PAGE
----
- Editor's Note to the First American Edition By Ernest Untermann
- Author's Prefaces to the First and Second Editions, By Karl Marx
- I.—TO The First Edition.
- II.—TO The Second Edition.
- Editor's Prefaces, to the First English Translation and Fourth German Edition By Frederick Engels
- Editor's Preface to the First English Translation.
- Editor's Preface to the Fourth German Edition.
- Volume I. The Process of Capitalist Production.
- Book I. Capitalist Production.
- Part I. Commodities and Money.
- Part I, Chapter I Commodities.
- Section 1.—THE Two Factors of a Commodity: Use-value and Value (the Substance of Value and the Magnitude of Value).
- Section 2.—THE Twofold Character of the Labour Embodied In Commodities.
- Section 3.—THE Form of Value Or Exchange Value.
- A. Elementary Or Accidental Form of Value.
- 1. the Two Poles of the Expression of Value: Relative Form and Equivalent Form.
- 2. the Relative Form of Value.
- (a.) the Nature and Import of This Form.
- (b.) Quantitative Determination of Relative Value.
- 3. the Equivalent Form of Value.
- 4. the Elementary Form of Value Considered As a Whole.
- B. Total Or Expanded Form of Value.
- 1. the Expanded Relative Form of Value.
- 2. the Particular Equivalent Form.
- 3. Defects of the Total Or Expanded Form of Value.
- C. the General Form of Value.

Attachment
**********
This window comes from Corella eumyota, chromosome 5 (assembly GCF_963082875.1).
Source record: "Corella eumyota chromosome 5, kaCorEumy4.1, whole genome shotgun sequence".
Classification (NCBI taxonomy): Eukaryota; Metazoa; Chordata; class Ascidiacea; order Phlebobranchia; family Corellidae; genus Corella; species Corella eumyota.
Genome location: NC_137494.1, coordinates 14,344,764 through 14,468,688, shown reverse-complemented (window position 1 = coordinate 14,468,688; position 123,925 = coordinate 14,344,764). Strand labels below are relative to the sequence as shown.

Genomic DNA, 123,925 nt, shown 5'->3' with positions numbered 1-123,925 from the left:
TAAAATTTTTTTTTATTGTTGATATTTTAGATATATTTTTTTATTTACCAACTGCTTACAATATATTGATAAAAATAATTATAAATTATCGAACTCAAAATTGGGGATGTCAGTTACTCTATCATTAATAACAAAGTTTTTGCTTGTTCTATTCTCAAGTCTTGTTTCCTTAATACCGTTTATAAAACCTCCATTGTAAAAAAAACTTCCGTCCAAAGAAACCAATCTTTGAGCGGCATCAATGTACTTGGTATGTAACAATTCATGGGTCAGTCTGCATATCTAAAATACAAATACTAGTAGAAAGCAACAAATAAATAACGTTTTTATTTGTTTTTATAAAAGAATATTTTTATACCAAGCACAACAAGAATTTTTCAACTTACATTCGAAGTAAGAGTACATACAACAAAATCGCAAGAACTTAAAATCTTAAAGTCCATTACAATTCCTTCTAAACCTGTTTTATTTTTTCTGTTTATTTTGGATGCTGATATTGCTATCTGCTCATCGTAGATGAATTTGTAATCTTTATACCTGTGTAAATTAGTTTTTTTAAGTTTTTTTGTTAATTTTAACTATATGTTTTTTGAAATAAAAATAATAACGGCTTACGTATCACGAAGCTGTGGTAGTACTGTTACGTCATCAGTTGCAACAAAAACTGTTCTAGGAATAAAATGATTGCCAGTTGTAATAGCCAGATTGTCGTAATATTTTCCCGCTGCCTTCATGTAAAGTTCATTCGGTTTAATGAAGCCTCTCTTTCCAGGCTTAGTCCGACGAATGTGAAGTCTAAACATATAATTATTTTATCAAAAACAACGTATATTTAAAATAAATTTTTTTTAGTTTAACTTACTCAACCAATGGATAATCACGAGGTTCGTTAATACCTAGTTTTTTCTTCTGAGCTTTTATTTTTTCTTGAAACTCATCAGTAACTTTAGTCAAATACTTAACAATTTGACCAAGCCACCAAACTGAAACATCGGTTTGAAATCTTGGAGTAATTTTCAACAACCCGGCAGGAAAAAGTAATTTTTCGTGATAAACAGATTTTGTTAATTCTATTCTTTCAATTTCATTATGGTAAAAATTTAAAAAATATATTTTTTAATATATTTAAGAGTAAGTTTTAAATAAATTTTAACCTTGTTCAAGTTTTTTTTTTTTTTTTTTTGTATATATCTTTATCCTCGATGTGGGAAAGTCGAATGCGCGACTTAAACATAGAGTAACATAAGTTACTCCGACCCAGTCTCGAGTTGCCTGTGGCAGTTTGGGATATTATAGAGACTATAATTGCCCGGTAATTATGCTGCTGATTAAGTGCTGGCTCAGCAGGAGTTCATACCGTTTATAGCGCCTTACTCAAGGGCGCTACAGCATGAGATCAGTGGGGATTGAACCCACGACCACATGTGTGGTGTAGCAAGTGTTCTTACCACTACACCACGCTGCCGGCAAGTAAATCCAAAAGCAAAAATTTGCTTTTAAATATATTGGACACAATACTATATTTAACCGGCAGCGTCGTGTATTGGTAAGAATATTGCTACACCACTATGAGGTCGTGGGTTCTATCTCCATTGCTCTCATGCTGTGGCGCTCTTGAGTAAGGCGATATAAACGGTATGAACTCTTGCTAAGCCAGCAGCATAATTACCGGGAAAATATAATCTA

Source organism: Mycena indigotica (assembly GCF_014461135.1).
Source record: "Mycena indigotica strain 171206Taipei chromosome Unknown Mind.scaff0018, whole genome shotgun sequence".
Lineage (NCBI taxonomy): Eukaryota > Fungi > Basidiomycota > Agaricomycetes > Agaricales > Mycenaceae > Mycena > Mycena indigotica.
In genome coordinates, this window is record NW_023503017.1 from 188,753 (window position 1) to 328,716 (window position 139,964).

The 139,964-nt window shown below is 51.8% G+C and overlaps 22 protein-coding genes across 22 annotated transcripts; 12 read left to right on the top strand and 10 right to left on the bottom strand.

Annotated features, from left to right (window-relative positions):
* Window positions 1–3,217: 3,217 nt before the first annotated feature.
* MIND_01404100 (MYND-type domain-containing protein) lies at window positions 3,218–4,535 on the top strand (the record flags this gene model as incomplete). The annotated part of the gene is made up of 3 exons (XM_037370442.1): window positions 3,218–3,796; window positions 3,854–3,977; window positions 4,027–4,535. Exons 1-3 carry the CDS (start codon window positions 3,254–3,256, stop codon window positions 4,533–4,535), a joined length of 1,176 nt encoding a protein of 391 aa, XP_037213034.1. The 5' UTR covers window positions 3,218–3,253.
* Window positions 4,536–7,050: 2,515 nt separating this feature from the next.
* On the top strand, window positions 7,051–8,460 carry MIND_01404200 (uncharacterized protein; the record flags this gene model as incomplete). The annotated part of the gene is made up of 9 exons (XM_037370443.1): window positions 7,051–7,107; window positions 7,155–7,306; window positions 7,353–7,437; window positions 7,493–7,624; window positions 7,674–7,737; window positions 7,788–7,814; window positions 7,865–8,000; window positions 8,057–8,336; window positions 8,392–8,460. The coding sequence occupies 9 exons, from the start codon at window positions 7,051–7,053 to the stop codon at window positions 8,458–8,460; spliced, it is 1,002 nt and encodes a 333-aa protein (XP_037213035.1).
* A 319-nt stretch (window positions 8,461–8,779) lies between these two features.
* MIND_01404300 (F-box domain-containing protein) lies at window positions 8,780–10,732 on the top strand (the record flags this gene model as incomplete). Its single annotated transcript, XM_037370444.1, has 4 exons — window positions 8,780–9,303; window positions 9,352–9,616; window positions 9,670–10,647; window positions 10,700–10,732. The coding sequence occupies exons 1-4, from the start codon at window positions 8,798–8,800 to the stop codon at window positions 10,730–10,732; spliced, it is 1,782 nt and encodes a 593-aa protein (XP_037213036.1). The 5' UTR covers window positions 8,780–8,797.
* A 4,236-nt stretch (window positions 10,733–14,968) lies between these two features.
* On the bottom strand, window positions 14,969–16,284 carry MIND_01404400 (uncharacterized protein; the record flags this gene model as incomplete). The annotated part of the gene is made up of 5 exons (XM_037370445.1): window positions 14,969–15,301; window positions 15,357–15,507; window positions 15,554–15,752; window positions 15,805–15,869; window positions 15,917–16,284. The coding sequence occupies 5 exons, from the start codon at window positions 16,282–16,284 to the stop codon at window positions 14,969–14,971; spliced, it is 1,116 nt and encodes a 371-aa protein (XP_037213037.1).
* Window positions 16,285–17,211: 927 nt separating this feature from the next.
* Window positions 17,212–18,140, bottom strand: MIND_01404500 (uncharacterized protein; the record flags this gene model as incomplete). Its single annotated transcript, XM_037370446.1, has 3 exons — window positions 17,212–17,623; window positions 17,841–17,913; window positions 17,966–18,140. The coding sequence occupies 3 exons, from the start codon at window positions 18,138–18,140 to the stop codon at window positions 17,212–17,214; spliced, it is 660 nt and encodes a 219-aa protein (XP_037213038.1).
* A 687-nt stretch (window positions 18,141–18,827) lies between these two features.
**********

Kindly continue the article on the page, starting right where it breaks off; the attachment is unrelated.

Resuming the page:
- 1. the Altered Character of the Form of Value.
- 2. the Interdependent Development of the Relative Form of Value, and of the Equivalent Form.
- 3. Transition From the General Form of Value to the Money Form.
- D. the Money Form.
- Section 4.—THE Fetishism of Commodities and the Secret Thereof.
- Part I, Chapter Ii Exchange.
- Part I, Chapter Iii Money, Or the Circulation of Commodities.
- Section 1. The Measure of Values.
- Section 2.—THE Medium of Circulation.
- A. the Metamorphosis of Commodities.
- B. the Currency 82 of Money.
- C. Coin and Symbols of Value.
- Section 3.—MONEY.
- A. Hoarding.
- B. Means of Payment.
- C. Universal Money.
- Part II. the Transformation of Money Into Capital.
- Part Ii, Chapter Iv the General Formula For Capital.
- Part Ii, Chapter V Contradictions In the General Formula of Capital.
- Part Ii, Chapter Vi the Buying and Selling of Labour-power.
- Part III. the Production of Absolute Surplus-value.
- Part Iii, Chapter Vii the Labour-process and the Process of Producing Surplus-value.
- Section 1.—THE Labour-process Or the Production of Use-values.
- Section 2.—THE Production of Surplus-value.
- Part Iii, Chapter Viii Constant Capital and Variable Capital
- Part Iii, Chapter Ix the Rate of Surplus-value.
- Section 1.—THE Degree of Exploitation of Labour-power.
- Section 2.—THE Representation of the Components of the Value of the Product By Corresponding Proportional Parts of the Product Itself.
- Section 3.—SENIOR'S "last Hour."
- Section 4.—SURPLUS Produce
- Part Iii, Chapter X the Working Day
- Section 1—the Limits of the Working Day
- Section 2.—THE Greed For Surplus Labor, Manufacturer and Boyard
- Section 3.—BRANCHES Of English Industry Without Legal Limits to Exploitation
- Section 4.—DAY And Night Work. the Relay System
- Section 5.—THE Struggle For a Normal Working Day. Compulsory Laws For the Extension of the Working Day From the Middle of the 14th to the End of the 17th Century